38 years ago, I was not eating cake or opening presents or doing any of the things a 10-year-old boy would normally do on his birthday.

No, I was laying on the couch in the living room wearing sunglasses while watching TV with the lights turned off. And I probably shouldn't have been doing THAT.

When I was in fourth grade, measles were running rampant through my class. By the time it had run its course through all us kids, 16 of us had been off school for at least a week with it. That was more than half.

It started the day after Christmas, 1975. We were at the home of some family friends seeing all the gifts everyone had received and I noticed some bumps inside my mouth. And I was feeling kinda funny. So the next day, Mom took me to see our pediatrician. After examining me, he ushered me out the back door of the office so I wouldn't go through the lobby.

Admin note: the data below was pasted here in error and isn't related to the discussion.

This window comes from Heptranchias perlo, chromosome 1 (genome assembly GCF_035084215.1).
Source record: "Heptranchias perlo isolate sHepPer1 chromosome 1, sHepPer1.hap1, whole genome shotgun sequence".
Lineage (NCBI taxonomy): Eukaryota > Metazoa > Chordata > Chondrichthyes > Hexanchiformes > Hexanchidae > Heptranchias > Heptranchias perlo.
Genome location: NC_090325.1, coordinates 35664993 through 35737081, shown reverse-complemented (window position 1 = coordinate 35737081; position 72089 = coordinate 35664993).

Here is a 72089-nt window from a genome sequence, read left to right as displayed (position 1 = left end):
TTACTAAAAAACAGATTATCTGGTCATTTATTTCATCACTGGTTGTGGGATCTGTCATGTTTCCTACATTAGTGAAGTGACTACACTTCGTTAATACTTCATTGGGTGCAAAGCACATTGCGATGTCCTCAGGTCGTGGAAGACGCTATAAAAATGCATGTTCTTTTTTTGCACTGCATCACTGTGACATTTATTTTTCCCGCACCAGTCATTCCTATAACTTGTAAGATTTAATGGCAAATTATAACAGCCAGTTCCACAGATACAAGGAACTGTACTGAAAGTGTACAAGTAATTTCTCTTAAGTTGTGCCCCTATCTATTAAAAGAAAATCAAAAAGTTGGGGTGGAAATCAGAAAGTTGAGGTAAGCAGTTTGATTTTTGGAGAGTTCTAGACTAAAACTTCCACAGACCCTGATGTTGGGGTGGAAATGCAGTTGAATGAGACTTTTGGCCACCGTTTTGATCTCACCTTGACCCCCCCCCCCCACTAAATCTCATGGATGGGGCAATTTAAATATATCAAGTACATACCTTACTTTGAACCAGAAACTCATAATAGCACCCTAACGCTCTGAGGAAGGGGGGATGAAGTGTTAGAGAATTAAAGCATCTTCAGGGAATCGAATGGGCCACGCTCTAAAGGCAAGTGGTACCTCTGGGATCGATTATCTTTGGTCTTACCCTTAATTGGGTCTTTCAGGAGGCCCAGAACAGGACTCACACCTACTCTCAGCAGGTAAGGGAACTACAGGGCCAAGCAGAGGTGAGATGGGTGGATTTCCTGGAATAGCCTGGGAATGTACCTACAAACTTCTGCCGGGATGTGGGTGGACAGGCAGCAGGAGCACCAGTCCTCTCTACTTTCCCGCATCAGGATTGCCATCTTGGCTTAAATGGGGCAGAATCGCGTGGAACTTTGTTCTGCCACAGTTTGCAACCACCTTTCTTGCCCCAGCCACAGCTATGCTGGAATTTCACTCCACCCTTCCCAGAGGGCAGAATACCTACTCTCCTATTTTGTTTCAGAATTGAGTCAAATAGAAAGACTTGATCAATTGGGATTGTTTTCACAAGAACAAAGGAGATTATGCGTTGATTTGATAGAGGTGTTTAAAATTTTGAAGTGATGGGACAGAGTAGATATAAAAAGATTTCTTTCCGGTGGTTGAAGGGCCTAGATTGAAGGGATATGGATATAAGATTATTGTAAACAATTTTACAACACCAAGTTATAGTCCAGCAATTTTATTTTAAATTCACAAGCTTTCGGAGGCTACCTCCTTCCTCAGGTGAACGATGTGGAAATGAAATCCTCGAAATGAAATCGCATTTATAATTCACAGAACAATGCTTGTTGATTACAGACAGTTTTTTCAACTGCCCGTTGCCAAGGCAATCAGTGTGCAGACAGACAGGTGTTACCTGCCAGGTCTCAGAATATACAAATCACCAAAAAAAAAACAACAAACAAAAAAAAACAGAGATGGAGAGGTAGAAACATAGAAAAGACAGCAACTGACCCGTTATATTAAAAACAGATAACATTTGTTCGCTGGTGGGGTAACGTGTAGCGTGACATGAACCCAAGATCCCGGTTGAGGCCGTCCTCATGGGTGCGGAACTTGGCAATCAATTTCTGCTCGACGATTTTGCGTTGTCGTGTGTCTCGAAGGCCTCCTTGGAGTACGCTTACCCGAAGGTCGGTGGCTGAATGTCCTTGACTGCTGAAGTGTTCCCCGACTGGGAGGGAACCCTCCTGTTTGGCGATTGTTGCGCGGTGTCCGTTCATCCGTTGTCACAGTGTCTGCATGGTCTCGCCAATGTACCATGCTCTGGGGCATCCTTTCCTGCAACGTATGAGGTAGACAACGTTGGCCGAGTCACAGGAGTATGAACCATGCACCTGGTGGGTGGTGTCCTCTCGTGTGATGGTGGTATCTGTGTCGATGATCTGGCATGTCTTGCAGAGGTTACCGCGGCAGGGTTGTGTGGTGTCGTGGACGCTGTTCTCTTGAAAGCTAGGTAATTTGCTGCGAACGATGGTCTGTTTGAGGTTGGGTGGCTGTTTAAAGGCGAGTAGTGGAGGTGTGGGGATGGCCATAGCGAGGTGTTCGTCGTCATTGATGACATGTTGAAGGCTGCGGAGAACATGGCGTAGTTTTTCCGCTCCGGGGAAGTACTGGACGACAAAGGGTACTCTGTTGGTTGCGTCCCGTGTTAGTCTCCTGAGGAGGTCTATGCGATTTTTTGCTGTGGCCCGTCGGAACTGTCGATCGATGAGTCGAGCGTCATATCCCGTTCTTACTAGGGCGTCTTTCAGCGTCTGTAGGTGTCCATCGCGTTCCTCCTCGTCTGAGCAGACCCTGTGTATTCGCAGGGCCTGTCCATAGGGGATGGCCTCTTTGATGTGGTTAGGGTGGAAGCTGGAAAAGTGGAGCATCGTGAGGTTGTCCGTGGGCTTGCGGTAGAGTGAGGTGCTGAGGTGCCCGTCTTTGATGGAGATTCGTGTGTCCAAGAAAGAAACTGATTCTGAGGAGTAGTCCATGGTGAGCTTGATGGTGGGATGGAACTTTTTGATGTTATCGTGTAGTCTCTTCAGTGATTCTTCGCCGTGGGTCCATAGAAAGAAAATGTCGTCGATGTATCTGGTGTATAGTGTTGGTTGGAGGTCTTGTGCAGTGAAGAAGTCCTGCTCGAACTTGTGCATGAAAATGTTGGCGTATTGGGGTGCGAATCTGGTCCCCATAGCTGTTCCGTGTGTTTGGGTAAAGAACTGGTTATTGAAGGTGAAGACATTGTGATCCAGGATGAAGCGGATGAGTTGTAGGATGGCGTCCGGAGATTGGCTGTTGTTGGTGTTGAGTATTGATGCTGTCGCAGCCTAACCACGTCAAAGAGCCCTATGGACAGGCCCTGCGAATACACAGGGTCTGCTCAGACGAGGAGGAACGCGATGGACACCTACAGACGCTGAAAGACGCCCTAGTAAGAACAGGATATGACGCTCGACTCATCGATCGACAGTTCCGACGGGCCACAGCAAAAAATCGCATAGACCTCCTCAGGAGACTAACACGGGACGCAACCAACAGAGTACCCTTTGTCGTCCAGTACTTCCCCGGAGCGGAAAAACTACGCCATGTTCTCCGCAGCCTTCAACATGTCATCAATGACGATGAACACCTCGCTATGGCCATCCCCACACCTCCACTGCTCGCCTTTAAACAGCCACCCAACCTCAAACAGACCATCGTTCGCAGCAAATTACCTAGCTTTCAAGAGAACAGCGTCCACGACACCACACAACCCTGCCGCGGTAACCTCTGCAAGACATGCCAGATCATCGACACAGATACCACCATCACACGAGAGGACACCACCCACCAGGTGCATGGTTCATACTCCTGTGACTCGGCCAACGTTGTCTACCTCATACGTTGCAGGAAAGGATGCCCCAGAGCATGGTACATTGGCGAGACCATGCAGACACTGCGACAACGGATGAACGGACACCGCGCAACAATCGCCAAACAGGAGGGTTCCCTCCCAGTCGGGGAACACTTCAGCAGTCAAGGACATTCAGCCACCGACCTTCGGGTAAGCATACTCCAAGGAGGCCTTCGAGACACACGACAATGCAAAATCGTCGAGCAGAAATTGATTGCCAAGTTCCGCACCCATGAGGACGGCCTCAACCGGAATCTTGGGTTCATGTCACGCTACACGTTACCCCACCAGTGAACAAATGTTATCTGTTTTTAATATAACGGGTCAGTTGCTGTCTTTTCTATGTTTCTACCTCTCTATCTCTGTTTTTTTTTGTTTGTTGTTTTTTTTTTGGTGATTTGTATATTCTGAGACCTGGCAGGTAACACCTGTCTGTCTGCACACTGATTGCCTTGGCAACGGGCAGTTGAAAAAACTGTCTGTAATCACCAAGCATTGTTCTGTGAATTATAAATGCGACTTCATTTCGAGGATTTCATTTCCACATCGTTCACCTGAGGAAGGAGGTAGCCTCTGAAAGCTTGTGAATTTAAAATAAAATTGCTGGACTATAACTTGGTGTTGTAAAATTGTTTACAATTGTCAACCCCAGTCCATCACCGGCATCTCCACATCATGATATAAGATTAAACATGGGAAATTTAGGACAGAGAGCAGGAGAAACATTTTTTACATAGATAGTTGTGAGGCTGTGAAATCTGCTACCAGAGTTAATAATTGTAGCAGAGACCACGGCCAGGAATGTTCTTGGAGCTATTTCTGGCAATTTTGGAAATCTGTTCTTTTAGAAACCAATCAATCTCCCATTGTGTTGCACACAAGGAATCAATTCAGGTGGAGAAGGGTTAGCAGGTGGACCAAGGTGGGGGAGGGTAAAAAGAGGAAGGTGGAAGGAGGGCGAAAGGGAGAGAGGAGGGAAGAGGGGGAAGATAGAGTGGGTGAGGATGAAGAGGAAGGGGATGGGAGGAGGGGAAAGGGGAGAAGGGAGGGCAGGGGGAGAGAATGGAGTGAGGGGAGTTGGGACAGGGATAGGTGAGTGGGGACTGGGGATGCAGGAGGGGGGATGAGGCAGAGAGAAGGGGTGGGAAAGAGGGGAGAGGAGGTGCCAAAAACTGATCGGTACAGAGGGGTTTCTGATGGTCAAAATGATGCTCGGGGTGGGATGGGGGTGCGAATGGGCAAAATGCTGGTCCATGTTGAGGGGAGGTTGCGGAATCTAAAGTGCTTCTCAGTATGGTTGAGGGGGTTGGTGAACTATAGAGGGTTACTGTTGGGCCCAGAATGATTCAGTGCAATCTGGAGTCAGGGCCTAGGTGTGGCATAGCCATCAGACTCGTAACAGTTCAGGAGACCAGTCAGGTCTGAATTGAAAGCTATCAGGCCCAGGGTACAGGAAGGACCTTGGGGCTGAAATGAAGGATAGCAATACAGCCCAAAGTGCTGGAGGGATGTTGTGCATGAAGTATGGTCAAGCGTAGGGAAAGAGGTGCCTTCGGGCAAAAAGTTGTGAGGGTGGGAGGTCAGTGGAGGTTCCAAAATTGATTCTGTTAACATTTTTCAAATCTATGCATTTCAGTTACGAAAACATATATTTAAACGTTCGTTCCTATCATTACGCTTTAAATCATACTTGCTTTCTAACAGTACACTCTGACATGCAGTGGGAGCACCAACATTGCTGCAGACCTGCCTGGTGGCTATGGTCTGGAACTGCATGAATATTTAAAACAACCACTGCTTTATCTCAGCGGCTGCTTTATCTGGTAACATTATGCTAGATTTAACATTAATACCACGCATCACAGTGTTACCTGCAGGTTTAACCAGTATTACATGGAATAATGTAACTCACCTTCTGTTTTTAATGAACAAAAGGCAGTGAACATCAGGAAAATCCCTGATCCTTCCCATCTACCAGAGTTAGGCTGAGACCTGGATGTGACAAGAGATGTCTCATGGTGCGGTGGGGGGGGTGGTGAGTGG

Freaked me out.

Measles cases had been coming through his door at an alarming rate, and I had just become another statistic.

Well, these measles...they took me down. I can't imagine having something like that as an adult. Kids are so resilient and yet there I was for the better part of two weeks unable to keep any solid foods down of any kind. I was reduced to Kool-Aid and chicken broth. And that was it.

What I didn't know at the time is that my parents thought I was going to die. They really did. Apparently, my fever was just ridiculous. Something like 104 at one point. Naturally, they weren't going to express those fears to me at the time. I didn't find all this out until much later.

But I do remember that it was nasty. I can't remember when I've felt worse. And it didn't get much better when I was saddled with all that make-up homework either.

So that's why I consider my tenth birthday my least and most memorable birthday. For obvious reasons. And I don't feel so good right now either. Only the second time I've been under the weather on my birthday.

Thankfully, it's nothing like 1976.